The Originals Episode 1: Always & Forever at MCM London Comic Con


An all-new spin-off of the popular The Vampire Diaries series created by Julie Plec, The Originals follows the story of the Mikaelson siblings – Klaus, Elijah and Rebekah – the world’s “original” vampires, and their return to the home they made in New Orleans after a long absence.

Now underway in the US, the series’ first episode, Always and Forever, premiered in the UK just last week. In addition to a special screening of Always and Forever, attendees of the MCM London Comic Con were also treated to a short preview of Episode Two, House of the Rising Son.

Always and ForeverEpisode One begins with a flashback to the Mikaelsons’ initial arrival in New Orleans in the 17th century, before taking us forwards in time to their more recent return. We follow the perspective of Elijah (Daniel Gillies) – perhaps the most “human”, or at least the most humane, of the three Mikaelsons – who immediately proves to be a compelling and charismatic lead. Although he is by nature introspective and empathetic, he’s nevertheless a powerful presence, who subtly conveys his ability to be as deadly and dangerous as either of his considerably less careful siblings as and when he chooses.

Elijah has followed his older and more volatile brother back to New Orleans after discovering that Klaus (Joseph Morgan) was summoned on a matter of some urgency by a local coven of witches. Upon arrival, he finds that things have changed drastically since the Originals first fled the city, as a result of a takeover by the cruel and power-hungry Marcel (Charles Michael Davis), a former protégé of Klaus’s. Banned from using magic and relegated to virtual silence by Marcel, the witches seek to overthrow the city’s self-appointed king, but in order to do so, they require the help of the Originals.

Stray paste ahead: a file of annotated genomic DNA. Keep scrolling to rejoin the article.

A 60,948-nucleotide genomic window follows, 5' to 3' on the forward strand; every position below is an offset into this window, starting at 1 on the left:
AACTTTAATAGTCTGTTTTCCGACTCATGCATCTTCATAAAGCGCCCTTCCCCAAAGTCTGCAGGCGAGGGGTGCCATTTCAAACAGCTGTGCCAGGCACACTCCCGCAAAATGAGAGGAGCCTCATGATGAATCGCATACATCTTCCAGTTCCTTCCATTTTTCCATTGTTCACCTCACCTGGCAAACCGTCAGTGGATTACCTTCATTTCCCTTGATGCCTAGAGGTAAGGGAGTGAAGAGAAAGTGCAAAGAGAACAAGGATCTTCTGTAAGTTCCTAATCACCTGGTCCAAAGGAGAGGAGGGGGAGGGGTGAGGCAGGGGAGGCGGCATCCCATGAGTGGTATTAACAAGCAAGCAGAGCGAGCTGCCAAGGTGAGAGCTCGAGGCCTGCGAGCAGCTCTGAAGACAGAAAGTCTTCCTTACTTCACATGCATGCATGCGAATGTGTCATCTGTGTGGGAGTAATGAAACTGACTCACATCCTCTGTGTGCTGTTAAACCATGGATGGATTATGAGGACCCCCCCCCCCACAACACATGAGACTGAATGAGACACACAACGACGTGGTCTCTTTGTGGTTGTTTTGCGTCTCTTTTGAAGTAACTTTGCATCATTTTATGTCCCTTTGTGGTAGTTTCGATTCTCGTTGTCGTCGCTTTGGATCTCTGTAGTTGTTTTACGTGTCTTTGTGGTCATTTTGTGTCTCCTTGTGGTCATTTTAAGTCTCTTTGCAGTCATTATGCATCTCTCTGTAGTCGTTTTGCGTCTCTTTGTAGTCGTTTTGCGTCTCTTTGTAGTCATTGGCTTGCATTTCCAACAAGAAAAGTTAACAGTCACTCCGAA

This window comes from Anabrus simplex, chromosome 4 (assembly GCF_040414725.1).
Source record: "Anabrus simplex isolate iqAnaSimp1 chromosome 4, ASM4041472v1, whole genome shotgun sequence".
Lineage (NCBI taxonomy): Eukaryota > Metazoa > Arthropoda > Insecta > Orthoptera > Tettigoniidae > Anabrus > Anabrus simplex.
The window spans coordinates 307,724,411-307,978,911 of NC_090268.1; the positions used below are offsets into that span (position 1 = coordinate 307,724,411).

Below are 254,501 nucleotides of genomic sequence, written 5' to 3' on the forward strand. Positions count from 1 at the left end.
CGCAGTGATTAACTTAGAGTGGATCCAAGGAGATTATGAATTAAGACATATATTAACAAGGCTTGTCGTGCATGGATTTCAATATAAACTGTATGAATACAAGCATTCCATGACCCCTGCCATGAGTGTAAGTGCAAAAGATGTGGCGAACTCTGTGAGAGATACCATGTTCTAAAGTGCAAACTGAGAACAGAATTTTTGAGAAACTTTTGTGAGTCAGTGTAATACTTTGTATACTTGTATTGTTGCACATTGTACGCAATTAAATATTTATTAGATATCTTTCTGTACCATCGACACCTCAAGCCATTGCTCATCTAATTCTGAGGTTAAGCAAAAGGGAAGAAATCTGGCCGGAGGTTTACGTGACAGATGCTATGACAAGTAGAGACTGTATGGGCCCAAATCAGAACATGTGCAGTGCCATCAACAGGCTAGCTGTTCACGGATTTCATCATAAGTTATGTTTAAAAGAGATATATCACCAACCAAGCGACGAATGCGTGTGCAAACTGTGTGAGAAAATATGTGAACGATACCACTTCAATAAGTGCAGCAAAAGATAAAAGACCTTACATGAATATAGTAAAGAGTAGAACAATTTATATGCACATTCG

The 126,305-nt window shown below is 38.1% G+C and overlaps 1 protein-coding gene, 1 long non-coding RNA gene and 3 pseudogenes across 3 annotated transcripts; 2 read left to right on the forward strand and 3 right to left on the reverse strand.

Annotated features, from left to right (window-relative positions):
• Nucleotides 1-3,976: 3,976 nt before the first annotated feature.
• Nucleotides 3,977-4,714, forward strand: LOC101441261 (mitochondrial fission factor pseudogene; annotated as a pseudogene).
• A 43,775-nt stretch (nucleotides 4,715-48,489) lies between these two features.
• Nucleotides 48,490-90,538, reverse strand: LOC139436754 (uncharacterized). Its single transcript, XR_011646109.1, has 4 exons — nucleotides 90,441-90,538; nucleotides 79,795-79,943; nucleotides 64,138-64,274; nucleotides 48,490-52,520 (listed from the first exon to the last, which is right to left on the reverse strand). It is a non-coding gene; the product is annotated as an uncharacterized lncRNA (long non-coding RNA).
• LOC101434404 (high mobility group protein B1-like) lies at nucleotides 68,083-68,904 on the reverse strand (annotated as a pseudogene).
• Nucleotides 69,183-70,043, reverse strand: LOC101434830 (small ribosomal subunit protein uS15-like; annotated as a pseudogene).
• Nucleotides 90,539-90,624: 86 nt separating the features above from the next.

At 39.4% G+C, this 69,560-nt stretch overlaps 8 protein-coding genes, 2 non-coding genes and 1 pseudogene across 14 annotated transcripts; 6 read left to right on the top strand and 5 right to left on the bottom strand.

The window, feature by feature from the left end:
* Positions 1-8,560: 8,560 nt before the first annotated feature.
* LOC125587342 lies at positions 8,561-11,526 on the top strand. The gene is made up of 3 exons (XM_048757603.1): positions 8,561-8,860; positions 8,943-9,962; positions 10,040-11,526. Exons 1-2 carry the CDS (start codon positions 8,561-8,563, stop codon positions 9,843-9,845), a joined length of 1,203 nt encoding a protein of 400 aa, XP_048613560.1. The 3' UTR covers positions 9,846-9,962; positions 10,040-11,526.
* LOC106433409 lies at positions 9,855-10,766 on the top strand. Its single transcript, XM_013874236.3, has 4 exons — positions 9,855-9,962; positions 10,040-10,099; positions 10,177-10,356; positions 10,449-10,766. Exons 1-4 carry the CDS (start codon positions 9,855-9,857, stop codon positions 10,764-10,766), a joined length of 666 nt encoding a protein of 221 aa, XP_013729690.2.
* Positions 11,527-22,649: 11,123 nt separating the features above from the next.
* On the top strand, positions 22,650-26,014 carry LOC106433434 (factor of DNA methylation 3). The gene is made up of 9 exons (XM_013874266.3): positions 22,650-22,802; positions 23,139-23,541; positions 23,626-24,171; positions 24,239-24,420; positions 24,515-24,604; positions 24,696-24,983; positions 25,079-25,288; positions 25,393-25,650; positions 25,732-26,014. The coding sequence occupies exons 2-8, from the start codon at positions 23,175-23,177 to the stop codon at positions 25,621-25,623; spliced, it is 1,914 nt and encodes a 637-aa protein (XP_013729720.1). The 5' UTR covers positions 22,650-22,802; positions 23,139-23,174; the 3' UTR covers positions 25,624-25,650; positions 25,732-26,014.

AlwaysSneakPeek2Complicating matters for the Mikaelsons is the fact that an earlier one-night stand between Klaus and the werewolf Hayley Marshall (Phoebe Tonkin) has led to an unexpected pregnancy. Having bound Hayley to one of their own, Sophie Deveraux (Daniella Pineda), the witches use her and the unborn baby as leverage, threatening to kill her if the vampires refuse to help them. While Elijah is bent on protecting Hayley, hoping that her child will offer a kind of redemption for his family, particularly his damaged and dangerous brother, Klaus’s own feelings are divided. Torn between on the one hand his desire for an heir, distrust of Marcel and some genuine feelings for his brother, and on the other his fear of displaying weakness by being manipulated or even guided by other people, Klaus behaves erratically, sometimes listening and sometimes having childish temper tantrums.

Always and ForeverThroughout the episode, the flashbacks and flash-forwards continue, with Hayley’s lack of knowledge providing a convenient excuse to recap the vampires’ origins stories. This is a smart move, and allows those unfamiliar with The Vampire Diaries universe to easily follow the story and keep track of who all the characters are, as well as adding a bit of always welcome period glamour to the mix.